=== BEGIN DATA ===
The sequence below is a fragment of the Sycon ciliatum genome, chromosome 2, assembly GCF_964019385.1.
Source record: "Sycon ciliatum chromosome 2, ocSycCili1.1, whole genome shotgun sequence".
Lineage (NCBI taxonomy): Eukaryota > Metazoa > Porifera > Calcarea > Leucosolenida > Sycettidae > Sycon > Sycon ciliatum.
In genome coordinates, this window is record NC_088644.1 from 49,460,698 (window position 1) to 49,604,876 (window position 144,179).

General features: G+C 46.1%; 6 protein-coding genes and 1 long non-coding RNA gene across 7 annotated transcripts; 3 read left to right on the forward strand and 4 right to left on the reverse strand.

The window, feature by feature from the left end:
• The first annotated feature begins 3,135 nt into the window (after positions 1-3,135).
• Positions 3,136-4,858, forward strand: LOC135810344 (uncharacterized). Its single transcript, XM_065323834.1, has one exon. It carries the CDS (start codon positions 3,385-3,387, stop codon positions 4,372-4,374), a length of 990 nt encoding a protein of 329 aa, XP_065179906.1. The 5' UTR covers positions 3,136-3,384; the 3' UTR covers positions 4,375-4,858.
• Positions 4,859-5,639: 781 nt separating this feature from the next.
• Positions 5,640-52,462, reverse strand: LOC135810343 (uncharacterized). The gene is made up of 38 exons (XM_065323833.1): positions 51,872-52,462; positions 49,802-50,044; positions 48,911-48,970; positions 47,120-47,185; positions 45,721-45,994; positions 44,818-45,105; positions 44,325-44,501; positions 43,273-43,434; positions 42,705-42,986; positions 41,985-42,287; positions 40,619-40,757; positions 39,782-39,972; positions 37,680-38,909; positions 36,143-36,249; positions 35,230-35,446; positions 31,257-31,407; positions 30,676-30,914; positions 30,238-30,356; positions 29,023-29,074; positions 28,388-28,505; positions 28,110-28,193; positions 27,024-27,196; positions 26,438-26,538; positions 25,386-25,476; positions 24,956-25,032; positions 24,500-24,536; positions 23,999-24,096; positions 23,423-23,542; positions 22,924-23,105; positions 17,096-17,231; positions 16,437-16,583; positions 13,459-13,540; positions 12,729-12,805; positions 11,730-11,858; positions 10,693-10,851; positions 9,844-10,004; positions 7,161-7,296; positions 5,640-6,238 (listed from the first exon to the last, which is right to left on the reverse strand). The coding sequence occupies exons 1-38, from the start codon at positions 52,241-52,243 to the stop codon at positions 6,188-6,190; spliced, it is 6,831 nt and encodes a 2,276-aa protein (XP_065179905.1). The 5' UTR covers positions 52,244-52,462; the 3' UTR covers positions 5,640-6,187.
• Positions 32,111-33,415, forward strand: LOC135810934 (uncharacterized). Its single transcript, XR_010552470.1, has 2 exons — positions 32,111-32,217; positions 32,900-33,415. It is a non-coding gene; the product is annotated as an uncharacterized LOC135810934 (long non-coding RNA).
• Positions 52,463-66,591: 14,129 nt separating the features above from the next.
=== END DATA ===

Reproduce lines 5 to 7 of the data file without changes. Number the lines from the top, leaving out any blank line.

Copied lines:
General features: G+C 46.1%; 6 protein-coding genes and 1 long non-coding RNA gene across 7 annotated transcripts; 3 read left to right on the forward strand and 4 right to left on the reverse strand.

The window, feature by feature from the left end:
• The first annotated feature begins 3,135 nt into the window (after positions 1-3,135).